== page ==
Walking the free speech tightrope: how to balance competing voices with campus safety

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Gary S. May is the chancellor of the University of California, Davis.

Note: The following op-ed was written prior to Tuesday’s protests against a student-organized far-right speaker event on the UC Davis campus.

In today’s highly charged and politicized environment, free speech has become both a weapon and a shield. Increasingly heated and divisive debates about free speech and hate speech are playing out at college campuses across the country. But at universities, free speech remains at the heart of our mission — even when we may profoundly disagree with its content. 

At the University of California, Davis, we’ve seen recent hate speech targeting Black Americans, Jewish people, Muslims, Asian Americans and the LGBTQIA+ community. We’ve seen outside groups with their own agendas come to campus with the intention to disrupt and cause damage. We’ve heard calls from students, faculty and staff who want to ban those who express ideologies with which they disagree

Three-quarters headshot of a Black man in a grey suit.

Gary S. May, chancellor of the University of California, Davis

Permission granted by Erin Garcia


The desire to ban the expression of these ideologies stems from behavior that goes further than speech. The FBI reported last year that hate crimes are on the rise nationally. And the Anti-Defamation League reported antisemitic behavior had increased 34% year over year, with 2,717 incidents nationwide in 2021. That’s the highest number seen in nearly half a century.

Yet, we cannot close off our campuses to people and views we disagree with. We cannot isolate ourselves from bullies or from words that are hurtful, mean-spirited or offensive. Freedom of expression is vital to the higher education mission. 

College campuses have played a historic role in freedom of expression and students have been central to debating and protesting some of our nation’s most hotly contested issues. Consider the Vietnam War, the civil rights movement and Occupy Wall Street.

There are many good reasons the right to free speech is enshrined in the First Amendment. Free speech allows people from marginalized communities to have a voice. That was certainly true during the civil rights movement, which fought to eliminate segregation and provide greater equality for African Americans like me. Its hard-won gains largely relied on the right to freedom of expression and the freedom to assemble and peaceably protest — without property damage or violence.

On the other hand, those same free speech protections also extend to those with abhorrent views who choose to spread hate.

Let me be clear: I do not condone hate speech or violence. Hate speech and hate incidents are distressing for everyone in a campus community, especially for people who are personally targeted by antisemitic, racist or other hateful words and behaviors.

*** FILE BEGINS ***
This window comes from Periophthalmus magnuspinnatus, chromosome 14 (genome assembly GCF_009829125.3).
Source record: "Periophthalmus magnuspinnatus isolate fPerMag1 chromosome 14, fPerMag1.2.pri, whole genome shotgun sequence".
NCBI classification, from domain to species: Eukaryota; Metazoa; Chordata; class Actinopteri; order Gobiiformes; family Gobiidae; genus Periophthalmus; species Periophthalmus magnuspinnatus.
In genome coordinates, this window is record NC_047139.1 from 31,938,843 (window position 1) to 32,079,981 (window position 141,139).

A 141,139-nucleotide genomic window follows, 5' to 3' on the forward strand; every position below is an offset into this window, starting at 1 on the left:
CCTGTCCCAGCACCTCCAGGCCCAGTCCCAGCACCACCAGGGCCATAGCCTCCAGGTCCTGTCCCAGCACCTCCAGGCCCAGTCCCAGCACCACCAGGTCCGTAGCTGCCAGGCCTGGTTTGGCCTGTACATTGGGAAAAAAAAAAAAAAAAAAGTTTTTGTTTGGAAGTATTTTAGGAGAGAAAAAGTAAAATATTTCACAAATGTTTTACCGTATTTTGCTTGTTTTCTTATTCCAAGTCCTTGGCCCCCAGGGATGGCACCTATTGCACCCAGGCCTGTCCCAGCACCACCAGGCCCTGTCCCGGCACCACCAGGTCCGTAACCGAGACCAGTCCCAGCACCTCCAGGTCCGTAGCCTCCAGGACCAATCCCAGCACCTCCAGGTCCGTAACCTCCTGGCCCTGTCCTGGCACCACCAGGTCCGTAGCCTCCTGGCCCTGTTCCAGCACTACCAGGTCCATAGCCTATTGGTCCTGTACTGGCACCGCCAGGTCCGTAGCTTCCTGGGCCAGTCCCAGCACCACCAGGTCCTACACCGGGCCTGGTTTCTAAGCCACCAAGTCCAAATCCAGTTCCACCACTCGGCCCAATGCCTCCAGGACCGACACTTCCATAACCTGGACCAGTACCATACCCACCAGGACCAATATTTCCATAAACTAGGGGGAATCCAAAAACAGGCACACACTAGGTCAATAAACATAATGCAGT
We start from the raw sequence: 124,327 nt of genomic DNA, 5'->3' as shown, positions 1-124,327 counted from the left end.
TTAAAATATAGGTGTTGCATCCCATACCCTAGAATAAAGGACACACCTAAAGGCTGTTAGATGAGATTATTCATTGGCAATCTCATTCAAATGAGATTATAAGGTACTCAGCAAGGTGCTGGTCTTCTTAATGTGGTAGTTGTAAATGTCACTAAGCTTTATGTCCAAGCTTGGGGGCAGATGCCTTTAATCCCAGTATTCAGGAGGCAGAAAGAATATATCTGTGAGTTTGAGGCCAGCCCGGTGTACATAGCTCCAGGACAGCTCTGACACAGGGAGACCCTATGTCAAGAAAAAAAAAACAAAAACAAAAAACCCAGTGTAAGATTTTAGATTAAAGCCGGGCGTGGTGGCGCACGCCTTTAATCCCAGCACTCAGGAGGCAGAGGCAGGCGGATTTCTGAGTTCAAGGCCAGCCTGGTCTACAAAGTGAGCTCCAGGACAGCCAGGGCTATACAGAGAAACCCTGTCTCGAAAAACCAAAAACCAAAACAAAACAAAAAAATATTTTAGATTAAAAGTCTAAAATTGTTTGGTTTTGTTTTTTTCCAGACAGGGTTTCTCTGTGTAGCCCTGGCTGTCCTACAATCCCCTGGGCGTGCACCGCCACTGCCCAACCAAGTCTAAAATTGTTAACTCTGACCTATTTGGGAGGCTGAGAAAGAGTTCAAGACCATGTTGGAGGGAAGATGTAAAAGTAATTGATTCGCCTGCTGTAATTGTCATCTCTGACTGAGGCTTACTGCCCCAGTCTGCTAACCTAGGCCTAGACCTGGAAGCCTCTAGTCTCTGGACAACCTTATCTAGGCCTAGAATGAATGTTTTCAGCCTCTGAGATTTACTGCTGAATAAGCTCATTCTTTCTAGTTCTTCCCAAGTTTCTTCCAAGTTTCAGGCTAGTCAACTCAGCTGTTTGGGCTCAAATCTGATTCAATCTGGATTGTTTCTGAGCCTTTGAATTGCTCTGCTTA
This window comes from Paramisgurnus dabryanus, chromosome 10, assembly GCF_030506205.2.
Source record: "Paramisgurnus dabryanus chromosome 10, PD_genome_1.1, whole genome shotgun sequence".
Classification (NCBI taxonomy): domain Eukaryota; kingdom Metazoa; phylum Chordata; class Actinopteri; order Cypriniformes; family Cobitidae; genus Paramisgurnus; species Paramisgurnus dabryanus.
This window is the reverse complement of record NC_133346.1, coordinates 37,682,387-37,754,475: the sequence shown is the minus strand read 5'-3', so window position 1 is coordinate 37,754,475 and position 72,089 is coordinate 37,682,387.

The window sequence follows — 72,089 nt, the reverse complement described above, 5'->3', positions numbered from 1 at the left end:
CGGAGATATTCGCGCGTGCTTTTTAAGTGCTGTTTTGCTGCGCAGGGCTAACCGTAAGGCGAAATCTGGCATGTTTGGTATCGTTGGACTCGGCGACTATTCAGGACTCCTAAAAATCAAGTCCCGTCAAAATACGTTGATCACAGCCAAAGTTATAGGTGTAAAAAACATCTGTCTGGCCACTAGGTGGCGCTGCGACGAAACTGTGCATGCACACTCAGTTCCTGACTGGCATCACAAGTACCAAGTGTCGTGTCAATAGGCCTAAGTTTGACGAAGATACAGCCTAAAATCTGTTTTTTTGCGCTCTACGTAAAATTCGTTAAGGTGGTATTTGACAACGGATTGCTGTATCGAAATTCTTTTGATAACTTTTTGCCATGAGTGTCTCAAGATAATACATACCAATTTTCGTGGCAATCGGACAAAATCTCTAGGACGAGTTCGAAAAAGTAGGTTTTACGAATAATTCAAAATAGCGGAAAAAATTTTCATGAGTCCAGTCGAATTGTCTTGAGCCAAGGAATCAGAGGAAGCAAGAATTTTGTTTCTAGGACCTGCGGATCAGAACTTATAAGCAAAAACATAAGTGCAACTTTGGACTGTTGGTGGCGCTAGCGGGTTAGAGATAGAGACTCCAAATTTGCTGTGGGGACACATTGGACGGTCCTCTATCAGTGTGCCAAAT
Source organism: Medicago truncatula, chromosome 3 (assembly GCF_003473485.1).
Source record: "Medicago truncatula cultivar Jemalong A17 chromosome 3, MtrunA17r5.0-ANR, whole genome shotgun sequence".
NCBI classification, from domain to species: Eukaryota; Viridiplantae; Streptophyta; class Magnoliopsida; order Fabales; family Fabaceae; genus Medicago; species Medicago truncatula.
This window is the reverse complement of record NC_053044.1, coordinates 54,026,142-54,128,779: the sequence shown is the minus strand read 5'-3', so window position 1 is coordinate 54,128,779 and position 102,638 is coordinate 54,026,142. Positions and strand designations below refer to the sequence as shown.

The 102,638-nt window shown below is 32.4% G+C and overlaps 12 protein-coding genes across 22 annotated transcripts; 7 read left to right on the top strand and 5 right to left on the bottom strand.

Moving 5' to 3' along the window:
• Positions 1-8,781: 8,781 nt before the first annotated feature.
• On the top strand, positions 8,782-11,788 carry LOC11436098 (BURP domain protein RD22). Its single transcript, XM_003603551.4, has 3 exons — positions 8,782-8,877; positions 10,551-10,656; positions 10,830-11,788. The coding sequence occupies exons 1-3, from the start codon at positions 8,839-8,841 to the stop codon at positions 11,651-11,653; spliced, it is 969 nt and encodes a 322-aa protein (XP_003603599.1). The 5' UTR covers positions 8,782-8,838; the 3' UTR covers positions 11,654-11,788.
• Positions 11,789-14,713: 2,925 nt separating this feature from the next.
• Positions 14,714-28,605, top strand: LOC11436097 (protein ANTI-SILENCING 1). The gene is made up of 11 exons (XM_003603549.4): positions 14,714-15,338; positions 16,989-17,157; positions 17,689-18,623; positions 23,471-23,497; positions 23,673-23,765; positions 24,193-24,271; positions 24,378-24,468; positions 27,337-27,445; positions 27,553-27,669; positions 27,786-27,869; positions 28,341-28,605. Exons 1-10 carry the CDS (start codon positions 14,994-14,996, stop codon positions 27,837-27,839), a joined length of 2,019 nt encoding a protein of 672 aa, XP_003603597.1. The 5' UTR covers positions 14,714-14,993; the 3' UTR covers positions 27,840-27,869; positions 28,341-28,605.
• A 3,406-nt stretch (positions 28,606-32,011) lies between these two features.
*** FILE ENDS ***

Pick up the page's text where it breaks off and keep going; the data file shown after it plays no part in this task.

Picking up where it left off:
At public universities, upholding free speech protections is not just the right thing to do. It’s required by law. That’s why, at UC Davis, student organizations bring speakers with diverse — and sometimes controversial — perspectives to campus. It’s why our campus provides an open forum for many views, ideas and opinions, including those that some may dislike or find offensive. 

Here are three things I’ve learned about navigating the complexities of free speech in today’s fraught climate. 

First, we’re never going to please everyone, but we can make decisions consistent with our higher education mission. There’s an intrinsic connection between fostering a teaching and learning environment and allowing freedom of expression. As institutions of higher learning, we create spaces where students are introduced to and can debate many different ideas and viewpoints. Through this process, students develop critical thinking skills to identify disinformation and discern which ideas will contribute to the advancement of truth. This is a powerful way to disarm the influence of hate speech.

Second, we must make comprehensive plans that allow speech while protecting the campus community from those who want to do harm. We’ve seen incidents on campuses across the country, where free-speech-related protests devolved into violence. That includes Penn State canceling an October speech on campus with Proud Boys founder Gavin McInnes following confrontations between protestors and chemical irritants being sprayed into the crowd. In 2017, Molotov cocktails were launched at police during a protest against a scheduled appearance by Milo Yiannopoulos at UC Berkeley.

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